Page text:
The applicant’s claim for compensation for partial expropriation as a result of the allowable annual cut reduction was submitted to arbitration under the Forest Act, which resulted in an Arbitration Award dismissing the applicant’s claim for losses suffered prior to 1999 when the allowable annual cut was reduced and awarding compensation after that period totalling $6.35 million plus compound interest and actual reasonable legal costs agreed upon by the parties on an indemnity basis totalling $1.02 million.

The Supreme Court of British Columbia partially allowed the applicant’s application for leave to appeal certain aspects of the Arbitration Awards, ruling that compensation was potentially owed for losses from 1995 to 1999 and dismissing the respondent’s application for leave to appeal on certain of the aspects of the Award.

British Columbia Court of Appeal Decision

The Court of Appeal allowed the respondent’s appeal in part, partially reinstating the arbitrator’s award by denying claims for compensation for losses from 1995 to 1999. The Court of Appeal dismissed British Columbia’s appeals of the denial of leave to appeal the award of compensation relating to compound interest.

Scope of Compensation Under the Forest Act and Compensation Act

Under most Expropriation statutes, the trend is that consequential damages are compensable as disturbance damages as well as the value of the property. The B.C. Court of Appeal cited Professor Todd’s treatise The Law of Expropriation and Compensation in Canada, in which disturbance damages are described as “compensation for the economic loss which would otherwise be suffered by an owner by reason of having to move from the expropriated property.”

The Compensation Act and the Forest Act do not provide for the expansive definition of damages as is compensable under B.C.’s Expropriation Act.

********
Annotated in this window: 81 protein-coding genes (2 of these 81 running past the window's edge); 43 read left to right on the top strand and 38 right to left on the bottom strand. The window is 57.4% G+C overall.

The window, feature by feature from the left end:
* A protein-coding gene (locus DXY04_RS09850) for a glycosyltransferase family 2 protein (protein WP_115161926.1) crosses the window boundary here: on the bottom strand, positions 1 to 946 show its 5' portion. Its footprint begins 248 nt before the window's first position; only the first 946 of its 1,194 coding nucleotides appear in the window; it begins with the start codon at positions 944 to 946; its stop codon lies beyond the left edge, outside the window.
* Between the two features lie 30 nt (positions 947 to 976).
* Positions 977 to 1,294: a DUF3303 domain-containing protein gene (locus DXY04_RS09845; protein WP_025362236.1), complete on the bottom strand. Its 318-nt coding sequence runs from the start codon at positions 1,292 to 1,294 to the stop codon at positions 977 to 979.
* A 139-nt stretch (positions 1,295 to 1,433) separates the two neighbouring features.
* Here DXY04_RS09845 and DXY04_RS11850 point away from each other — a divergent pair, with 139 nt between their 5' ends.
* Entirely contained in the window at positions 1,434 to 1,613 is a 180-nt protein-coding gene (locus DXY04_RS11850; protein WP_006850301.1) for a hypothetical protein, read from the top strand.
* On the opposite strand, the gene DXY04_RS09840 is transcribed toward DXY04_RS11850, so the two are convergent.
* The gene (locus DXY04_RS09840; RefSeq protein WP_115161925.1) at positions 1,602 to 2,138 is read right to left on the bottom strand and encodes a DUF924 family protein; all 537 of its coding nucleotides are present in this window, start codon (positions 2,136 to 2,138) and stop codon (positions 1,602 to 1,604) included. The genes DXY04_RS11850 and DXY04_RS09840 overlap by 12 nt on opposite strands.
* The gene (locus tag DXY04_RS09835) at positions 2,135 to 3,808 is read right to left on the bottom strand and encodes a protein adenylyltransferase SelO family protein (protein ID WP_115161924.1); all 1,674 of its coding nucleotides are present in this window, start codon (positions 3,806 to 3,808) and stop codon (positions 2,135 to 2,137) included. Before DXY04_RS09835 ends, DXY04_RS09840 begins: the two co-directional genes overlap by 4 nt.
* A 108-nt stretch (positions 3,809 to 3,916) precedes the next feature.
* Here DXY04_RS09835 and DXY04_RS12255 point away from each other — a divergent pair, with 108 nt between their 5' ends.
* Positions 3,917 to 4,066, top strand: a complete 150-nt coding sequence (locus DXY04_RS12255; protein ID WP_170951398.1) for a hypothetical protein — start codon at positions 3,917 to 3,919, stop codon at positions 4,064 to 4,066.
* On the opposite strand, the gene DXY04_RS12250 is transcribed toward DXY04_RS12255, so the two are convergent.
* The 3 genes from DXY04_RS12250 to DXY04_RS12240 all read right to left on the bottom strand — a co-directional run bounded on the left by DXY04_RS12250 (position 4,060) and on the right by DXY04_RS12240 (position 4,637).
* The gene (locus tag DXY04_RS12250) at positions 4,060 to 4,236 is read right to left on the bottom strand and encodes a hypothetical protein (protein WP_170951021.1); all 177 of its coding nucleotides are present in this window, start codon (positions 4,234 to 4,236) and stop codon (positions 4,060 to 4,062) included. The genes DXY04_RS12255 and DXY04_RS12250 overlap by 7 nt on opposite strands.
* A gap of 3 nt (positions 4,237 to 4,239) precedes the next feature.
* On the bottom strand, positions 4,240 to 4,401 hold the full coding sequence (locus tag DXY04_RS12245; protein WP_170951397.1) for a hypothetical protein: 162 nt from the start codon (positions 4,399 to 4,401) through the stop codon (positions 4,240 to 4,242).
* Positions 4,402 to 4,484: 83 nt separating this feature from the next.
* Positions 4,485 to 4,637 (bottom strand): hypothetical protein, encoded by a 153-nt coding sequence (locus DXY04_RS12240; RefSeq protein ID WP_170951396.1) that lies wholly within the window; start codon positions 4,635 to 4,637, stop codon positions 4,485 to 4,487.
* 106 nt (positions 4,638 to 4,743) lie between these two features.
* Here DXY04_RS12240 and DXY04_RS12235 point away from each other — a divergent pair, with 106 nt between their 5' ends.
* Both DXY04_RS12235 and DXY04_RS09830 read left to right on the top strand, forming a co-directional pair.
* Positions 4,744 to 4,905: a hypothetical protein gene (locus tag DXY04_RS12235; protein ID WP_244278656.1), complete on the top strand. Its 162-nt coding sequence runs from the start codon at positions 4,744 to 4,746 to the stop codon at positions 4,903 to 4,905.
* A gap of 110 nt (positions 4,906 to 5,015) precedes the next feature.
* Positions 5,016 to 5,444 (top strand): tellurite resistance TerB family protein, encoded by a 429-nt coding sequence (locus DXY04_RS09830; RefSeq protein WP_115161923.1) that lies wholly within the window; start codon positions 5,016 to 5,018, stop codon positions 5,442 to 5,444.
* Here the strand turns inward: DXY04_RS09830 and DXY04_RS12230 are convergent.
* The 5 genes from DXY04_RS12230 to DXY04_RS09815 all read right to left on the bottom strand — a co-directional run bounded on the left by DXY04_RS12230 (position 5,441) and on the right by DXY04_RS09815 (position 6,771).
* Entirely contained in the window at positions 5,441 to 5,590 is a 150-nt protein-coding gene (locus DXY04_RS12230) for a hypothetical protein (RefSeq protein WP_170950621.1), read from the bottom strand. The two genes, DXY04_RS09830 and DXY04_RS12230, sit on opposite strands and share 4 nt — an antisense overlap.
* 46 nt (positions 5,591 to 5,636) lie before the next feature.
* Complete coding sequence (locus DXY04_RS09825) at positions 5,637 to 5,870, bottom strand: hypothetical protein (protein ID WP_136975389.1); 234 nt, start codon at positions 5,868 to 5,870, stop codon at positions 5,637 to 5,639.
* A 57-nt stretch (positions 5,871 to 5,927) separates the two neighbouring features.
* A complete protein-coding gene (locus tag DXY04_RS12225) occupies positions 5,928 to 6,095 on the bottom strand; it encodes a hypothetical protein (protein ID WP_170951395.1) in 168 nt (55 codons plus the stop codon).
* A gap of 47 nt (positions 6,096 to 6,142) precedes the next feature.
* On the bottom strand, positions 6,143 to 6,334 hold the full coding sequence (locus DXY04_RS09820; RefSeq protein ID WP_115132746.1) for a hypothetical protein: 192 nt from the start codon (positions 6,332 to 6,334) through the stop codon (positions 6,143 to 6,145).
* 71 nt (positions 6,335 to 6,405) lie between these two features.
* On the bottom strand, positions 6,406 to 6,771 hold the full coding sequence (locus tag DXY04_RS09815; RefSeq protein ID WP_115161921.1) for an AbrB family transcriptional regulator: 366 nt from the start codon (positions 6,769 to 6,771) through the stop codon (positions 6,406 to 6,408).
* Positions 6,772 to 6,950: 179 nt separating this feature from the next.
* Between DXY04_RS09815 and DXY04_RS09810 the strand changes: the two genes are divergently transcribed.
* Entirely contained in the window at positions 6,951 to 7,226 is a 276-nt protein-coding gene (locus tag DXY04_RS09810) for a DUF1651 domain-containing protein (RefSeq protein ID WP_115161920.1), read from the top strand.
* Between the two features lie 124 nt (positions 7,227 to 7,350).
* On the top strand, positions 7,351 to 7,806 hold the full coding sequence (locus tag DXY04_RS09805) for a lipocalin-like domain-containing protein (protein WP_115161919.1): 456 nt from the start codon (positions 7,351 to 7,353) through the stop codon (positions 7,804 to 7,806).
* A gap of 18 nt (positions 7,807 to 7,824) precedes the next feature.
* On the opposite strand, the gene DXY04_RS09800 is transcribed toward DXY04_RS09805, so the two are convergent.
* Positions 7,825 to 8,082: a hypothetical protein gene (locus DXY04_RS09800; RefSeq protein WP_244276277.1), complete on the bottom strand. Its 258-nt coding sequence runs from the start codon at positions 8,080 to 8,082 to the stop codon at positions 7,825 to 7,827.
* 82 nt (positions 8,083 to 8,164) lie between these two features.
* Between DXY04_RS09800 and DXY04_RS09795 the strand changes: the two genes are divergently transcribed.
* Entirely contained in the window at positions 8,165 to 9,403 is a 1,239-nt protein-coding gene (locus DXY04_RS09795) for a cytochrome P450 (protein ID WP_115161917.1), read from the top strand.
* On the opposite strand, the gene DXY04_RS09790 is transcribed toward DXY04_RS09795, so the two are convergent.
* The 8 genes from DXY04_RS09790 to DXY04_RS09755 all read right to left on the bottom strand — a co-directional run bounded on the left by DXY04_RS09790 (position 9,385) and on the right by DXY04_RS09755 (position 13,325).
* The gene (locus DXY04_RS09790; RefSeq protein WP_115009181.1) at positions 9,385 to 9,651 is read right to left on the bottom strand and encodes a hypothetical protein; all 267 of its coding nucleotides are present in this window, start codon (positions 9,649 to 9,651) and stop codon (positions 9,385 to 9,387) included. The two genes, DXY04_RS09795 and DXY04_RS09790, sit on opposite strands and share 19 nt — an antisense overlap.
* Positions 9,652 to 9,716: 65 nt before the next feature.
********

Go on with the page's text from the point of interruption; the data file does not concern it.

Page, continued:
Section 7 of the Compensation Act, relating to compensation owed to the holder of a forest license, provides:

7 (0.1) In this section, “compensation” includes damages.

(1) The compensation payable to the holder of a licence because of

(b) an annual cut reduction affecting the licence, to the extent that it was or is attributable to the establishment of a protected area,

is limited to the amount of compensation determined in relation to that licence under section 60 of the Forest Act as it applies for the purposes of this Act.

Section 60 of the Forest Act is the limiting provision for compensation in the Compensation Act, providing:

60 (1) The minister, in a notice served at least one year in advance on the holder of the licence, may

(d) reduce the allowable annual cut authorized in a forest licence or timber sale licence if Crown land in the timber supply area specified in it is to be used

...

(ii) for a purpose other than referred to in subparagraph (i) and other than timber production.

(4) If the total reductions in the allowable annual cut authorized in a forest licence or timber sale licence made during a deletion period, in consequence of Crown land use

...

(b) for purposes under subsection (1)(d)(ii) exceed 5% of the allowable annual cut authorized for the licence at the beginning of the deletion period,